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The Pirate Mums

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Everyone around him encourages him to be what he seems to be, without seeing what he really is inside. The book is layered with grown-up voices of reassurance– ‘your sister is just a bit tired’ – but the child’s emotional load is voiced through the raging storm (the river of rain that falls from the sky, the wind crying wildly as the reality of illness dawns). For School Diversity Week (20-24 June), Grant has recorded a reading of her new book as a video resource that primary schools can watch with their pupils. Grant will also be visiting primary schools to read from her new book and answer questions from students.

The clever ways in which the life and actions of crayons are laced into this story makes it a very funny and charming tale, but it’s also a desperately important one about being true to oneself.Seeing families like theirs in the stories their teachers read, as well as those they’re read at home, will make kids of LGBTQ+ families feel far more included in the classroom community. Relatable stories LGBTQ experiences are the epitome of variety; they exist outside of the normal ways that many of us were taught to live, and they’re all the more beautiful for that. The first, unsurprisingly perhaps, is so that children like mine, with two mums or two dads, see themselves and their lives somewhere other than in their home setting.

Most obviously, this is a tale of gender identity. A blue crayon has been mistakenly labelled as red. Inside, he is blue but all outward signs point to him being red.

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Lydia Corry studied painting at the Royal College of Art. Her first book, Eight Princesses and a Magic Mirror by Natasha Farrant, was nominated for the CILIP Kate Greenaway Medal 2021. She has illustrated several picture books.

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Representation matters

In fact, if they don’t, Me and My Dysphoria Monster is a wonderful lesson in empathy for children who are growing up in an increasingly diverse social landscape. UK residents only. Entry closes at 11.59pm on Sunday 27th June 2021. Terms and Conditions apply (PDF). Grant, Oxford University Press and Just Like Us (the LGBTQ+ young people’s charity) are partnering to bring children and families stories about diversity to primary schools in the UK. This fantastic book challenges the equation that "conformity equals acceptance", celebrating instead the power of being solidly you. While Billy grapples with his own emotional landscape(shushing his mums, willing them to be "normal" and dreading peer embarrassment), the other children in the book say nothing, neither noticing nor seeming to care about his mums’ "strange" quirks. Dominic Arnall, Chief Executive of Just Like Us, added: “We’re so thrilled to be partnering with Jodie Lancet-Grant and Oxford University Press to bring much-needed representation and stories about LGBT+ families to more primary schools this School Diversity Week.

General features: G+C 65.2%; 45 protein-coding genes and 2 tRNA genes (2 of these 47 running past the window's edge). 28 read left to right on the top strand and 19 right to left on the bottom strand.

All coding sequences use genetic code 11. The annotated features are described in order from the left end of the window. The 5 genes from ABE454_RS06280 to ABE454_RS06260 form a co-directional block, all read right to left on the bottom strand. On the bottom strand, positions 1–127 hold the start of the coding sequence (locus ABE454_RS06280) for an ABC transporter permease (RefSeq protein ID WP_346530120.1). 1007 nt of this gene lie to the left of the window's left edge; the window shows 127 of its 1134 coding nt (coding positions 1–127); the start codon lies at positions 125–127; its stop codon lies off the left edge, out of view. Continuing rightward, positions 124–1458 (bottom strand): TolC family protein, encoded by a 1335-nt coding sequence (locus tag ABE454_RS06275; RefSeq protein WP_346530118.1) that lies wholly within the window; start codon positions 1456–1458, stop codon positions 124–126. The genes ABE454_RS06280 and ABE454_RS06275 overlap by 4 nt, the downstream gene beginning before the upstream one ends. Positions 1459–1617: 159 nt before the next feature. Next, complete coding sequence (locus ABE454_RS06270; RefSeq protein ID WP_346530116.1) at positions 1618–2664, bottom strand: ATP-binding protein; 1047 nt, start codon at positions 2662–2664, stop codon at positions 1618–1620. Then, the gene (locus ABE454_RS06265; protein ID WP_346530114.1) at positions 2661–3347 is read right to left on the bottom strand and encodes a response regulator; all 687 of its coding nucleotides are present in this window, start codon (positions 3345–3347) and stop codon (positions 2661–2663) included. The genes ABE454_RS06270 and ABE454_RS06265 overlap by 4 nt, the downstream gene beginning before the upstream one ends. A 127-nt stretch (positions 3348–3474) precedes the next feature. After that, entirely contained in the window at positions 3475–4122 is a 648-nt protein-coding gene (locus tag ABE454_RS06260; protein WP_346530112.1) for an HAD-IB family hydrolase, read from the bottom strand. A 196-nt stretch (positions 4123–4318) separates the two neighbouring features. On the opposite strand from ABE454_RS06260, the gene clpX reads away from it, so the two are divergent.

A huge thank you to Jodie and all at Oxford University Press – we hope the resources will help many more primary schools celebrate diverse families.” It does this through an easy-to-comprehend metaphor that every child can follow, whether they suffer with dysphoria or not. I believe this representation in early years settings does a huge amount to help us build an accepting, loving society.”It’s incredibly important for children to see their own lives reflected in the characters in books and we love how Ava’s dads are a key part of Ava’s story without the fact that they are an LGBTQ+ family being the central theme. With main character mums who are strong, kind, and clever, this laugh-out-loud picture book (with optional sea shanties!) will help children understand that being different is what makes you special and that all families arrrrre worth telling stories about. In a world where we are increasingly aware of, and knowledgeable about, gender dysphoria in trans children, a book like this helps to put complex feelings into simple words. Have conversations about the kind of treasure children would keep for years and years to come. What does their treasure chest consist of? Norman has grown a pair of wings, and he loves them. But he is afraid of what his parents will say; afraid of judgement or rejection or punishment; afraid he is somehow wrong.

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